Recently we released a completely redesigned version of our platform, which has been about 3 years in the making. The decision to work on a completely new concept was not an easy one.
However, if we want to reach our goal of being 1.000 times faster than programming and being the easiest way to make applications, this decision was extremely necessary. In this series of posts I will explain the reasoning behind our strategy, and talk about a few things yet to come along that strategy.
Hard to use versus easy to use
We want Triggre to be the easiest way to make applications. The first thing to realize is that our target audience, business process minded people, differs a lot from developers. Making sure that business users, without technical knowledge, can make software, requires Triggre to be very easy to use. But what exactly does that mean, easy to use?
Programming applications is hard. It requires a lot of logical knowledge, and often a completely different way of thinking than business users are used to. There are many technical issues that need to be resolved during development.
All of those technical issues need to be automated in order for business users to be able to work with a platform such as Triggre. That is ultimately what is means to be easy to use in my perception; that business users can quickly understand what they need to do to make or change an application.
More functionality versus less functionality
When you make an application using any technology, the more functionality it provides, the more you can make with it. From the perspective of our customers therefore, more functionality is preferred over less functionality. Simply because if Triggre offers more possibilities, customers can use it in more cases.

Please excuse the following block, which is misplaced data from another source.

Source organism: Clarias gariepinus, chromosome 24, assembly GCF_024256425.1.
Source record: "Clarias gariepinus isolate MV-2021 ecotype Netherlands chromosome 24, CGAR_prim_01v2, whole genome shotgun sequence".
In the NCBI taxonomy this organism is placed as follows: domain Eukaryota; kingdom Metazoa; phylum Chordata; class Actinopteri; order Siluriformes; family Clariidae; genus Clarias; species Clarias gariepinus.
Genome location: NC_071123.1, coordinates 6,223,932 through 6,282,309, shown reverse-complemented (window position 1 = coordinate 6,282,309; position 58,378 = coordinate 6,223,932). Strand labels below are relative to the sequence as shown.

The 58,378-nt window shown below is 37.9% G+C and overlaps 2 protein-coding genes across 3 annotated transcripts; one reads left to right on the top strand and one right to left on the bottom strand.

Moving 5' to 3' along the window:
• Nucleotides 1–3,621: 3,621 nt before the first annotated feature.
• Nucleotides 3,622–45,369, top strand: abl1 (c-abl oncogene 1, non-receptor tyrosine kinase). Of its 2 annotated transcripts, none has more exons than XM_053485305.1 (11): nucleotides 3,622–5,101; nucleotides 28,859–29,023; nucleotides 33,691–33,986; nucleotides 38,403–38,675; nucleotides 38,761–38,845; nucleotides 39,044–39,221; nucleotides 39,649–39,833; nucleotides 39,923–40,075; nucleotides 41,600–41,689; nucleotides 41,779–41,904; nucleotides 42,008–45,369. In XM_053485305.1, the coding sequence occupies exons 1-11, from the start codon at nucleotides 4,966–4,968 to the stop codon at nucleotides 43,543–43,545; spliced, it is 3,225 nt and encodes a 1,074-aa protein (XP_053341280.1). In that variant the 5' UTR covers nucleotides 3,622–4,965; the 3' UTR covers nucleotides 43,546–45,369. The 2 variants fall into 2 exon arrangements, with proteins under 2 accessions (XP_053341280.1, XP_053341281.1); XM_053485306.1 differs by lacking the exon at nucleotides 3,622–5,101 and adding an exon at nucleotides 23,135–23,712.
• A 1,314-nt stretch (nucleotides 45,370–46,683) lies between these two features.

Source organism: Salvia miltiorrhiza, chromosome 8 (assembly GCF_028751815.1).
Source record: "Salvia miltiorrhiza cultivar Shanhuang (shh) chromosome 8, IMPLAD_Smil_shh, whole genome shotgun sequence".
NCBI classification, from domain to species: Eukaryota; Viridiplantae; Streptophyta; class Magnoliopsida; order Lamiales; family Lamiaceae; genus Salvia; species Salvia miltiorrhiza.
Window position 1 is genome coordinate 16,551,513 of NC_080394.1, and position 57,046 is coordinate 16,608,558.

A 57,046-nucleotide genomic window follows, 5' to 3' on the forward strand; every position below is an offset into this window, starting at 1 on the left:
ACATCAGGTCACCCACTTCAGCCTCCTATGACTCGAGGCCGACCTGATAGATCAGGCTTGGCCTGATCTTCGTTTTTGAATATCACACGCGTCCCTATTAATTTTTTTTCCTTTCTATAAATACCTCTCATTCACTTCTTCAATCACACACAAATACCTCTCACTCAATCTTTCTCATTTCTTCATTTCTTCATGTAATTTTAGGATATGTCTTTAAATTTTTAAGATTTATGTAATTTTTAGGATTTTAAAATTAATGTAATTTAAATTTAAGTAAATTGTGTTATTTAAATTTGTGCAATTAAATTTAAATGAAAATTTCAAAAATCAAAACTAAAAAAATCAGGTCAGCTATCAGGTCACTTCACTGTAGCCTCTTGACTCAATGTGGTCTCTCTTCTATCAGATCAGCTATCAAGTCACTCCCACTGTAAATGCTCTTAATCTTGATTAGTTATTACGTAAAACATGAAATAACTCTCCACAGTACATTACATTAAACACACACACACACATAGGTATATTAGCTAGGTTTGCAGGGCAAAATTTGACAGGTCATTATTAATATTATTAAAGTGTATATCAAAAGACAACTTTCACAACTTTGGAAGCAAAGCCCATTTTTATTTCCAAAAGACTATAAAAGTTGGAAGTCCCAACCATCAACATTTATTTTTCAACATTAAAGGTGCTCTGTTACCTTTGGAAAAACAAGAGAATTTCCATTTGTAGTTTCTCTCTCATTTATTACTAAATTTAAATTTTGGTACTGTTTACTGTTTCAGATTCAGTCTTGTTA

The simplicity / functionality trade-off
So we want an easy to use platform that offers a lot of functionality. And that is exactly where the trade-off between simplicity and functionality occurs. We can show this in a 2-axis drawing, where on the one axis we have functionality and on the other we have ease of use, giving us 4 quadrants:
Quadrant 1 – nothing box
If a platform is not easy to use and does not have much functionality … it does nothing right. That’s why this quadrant is called the nothing box. You never, ever want to work on, or with, and application or platform that is in this quadrant.
Quadrant 2 – tech corner
Here we find tools that offer a lot of functionality, and consequently require a deep technical understanding to use. These are often very powerful tools or platforms, such as Microsoft Visual Studio or Adobe Photoshop for example. In terms of platforms, these are the rapid application development platforms that many developers use.
Quadrant 3 – tool shed
In the tool shed, we find easy to use applications and platforms that are good a one or a few things. Think of it like a real tool shed, where each tool has a single purpose. A screw driver is best used for fastening screws for example. While it can be used to make a hole in the wall, you’d probably prefer another tool for such a task.
Quadrant 4 – holy grail
This is the ultimate category, the jacks of all trades that are also easy to use. Quadrant 4 is where every application wants to be, but hardly any end up.